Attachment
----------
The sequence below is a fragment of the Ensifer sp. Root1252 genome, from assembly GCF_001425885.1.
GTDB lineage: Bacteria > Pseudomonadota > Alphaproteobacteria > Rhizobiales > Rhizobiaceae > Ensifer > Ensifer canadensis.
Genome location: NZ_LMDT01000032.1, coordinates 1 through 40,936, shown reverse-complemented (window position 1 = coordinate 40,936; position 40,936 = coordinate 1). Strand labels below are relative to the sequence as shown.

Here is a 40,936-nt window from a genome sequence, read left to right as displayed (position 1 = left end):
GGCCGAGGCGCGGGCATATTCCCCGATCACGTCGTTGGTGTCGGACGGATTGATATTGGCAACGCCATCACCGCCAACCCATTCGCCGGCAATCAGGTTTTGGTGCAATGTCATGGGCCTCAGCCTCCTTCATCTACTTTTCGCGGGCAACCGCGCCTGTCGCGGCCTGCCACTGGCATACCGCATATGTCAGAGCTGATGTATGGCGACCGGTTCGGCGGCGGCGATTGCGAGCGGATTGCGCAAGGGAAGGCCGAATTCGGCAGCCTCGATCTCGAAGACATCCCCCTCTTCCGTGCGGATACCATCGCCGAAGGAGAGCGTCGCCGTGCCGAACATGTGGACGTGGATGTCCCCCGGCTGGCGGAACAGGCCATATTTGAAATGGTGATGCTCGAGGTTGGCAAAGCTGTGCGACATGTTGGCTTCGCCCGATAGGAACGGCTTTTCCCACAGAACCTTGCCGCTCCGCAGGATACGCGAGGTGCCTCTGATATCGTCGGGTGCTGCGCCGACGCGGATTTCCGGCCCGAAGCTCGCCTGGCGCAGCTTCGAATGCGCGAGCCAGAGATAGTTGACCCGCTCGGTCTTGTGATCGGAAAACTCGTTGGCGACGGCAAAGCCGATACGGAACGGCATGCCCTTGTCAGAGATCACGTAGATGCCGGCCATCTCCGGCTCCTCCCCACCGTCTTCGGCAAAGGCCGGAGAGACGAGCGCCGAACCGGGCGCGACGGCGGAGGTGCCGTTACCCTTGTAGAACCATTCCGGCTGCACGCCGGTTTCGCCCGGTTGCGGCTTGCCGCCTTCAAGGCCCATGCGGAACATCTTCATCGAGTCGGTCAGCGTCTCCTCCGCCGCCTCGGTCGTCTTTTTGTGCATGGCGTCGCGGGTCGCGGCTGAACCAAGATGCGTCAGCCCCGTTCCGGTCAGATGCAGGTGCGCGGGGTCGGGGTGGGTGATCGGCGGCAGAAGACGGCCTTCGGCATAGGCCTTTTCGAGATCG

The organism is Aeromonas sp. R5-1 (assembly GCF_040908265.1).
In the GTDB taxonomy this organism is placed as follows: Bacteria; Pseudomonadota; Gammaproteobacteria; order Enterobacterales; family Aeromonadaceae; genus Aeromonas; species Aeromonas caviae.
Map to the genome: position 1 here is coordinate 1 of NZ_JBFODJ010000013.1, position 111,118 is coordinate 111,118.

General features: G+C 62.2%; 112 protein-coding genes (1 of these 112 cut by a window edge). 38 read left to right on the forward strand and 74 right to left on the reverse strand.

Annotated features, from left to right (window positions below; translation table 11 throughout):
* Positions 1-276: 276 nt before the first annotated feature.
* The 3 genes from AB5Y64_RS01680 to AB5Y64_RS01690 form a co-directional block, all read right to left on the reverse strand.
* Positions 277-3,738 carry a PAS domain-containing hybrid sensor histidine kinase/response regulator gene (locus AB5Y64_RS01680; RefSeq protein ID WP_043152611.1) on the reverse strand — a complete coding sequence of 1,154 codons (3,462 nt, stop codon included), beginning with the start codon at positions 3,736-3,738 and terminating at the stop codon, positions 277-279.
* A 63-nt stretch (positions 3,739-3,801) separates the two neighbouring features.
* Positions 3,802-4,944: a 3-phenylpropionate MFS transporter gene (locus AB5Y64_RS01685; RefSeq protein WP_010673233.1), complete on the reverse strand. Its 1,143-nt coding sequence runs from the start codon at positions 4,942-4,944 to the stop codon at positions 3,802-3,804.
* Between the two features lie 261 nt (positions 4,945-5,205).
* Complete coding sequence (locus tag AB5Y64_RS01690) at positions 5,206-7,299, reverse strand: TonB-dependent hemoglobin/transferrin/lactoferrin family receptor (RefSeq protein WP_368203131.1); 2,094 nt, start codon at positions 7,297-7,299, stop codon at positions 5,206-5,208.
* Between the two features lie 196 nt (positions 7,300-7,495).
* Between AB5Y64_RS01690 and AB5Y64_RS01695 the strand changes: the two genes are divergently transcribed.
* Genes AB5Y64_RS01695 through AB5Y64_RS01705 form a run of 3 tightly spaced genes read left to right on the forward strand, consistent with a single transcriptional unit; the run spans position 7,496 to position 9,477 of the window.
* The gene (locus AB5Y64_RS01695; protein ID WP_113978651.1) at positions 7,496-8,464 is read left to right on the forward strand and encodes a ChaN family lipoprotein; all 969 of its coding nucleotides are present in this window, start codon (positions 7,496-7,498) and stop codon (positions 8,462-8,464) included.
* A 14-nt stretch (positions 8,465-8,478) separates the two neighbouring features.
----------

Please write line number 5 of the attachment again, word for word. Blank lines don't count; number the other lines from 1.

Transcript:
GGCCGAGGCGCGGGCATATTCCCCGATCACGTCGTTGGTGTCGGACGGATTGATATTGGCAACGCCATCACCGCCAACCCATTCGCCGGCAATCAGGTTTTGGTGCAATGTCATGGGCCTCAGCCTCCTTCATCTACTTTTCGCGGGCAACCGCGCCTGTCGCGGCCTGCCACTGGCATACCGCATATGTCAGAGCTGATGTATGGCGACCGGTTCGGCGGCGGCGATTGCGAGCGGATTGCGCAAGGGAAGGCCGAATTCGGCAGCCTCGATCTCGAAGACATCCCCCTCTTCCGTGCGGATACCATCGCCGAAGGAGAGCGTCGCCGTGCCGAACATGTGGACGTGGATGTCCCCCGGCTGGCGGAACAGGCCATATTTGAAATGGTGATGCTCGAGGTTGGCAAAGCTGTGCGACATGTTGGCTTCGCCCGATAGGAACGGCTTTTCCCACAGAACCTTGCCGCTCCGCAGGATACGCGAGGTGCCTCTGATATCGTCGGGTGCTGCGCCGACGCGGATTTCCGGCCCGAAGCTCGCCTGGCGCAGCTTCGAATGCGCGAGCCAGAGATAGTTGACCCGCTCGGTCTTGTGATCGGAAAACTCGTTGGCGACGGCAAAGCCGATACGGAACGGCATGCCCTTGTCAGAGATCACGTAGATGCCGGCCATCTCCGGCTCCTCCCCACCGTCTTCGGCAAAGGCCGGAGAGACGAGCGCCGAACCGGGCGCGACGGCGGAGGTGCCGTTACCCTTGTAGAACCATTCCGGCTGCACGCCGGTTTCGCCCGGTTGCGGCTTGCCGCCTTCAAGGCCCATGCGGAACATCTTCATCGAGTCGGTCAGCGTCTCCTCCGCCGCCTCGGTCGTCTTTTTGTGCATGGCGTCGCGGGTCGCGGCTGAACCAAGATGCGTCAGCCCCGTTCCGGTCAGATGCAGGTGCGCGGGGTCGGGGTGGGTGATCGGCGGCAGAAGACGGCCTTCGGCATAGGCCTTTTCGAGATCG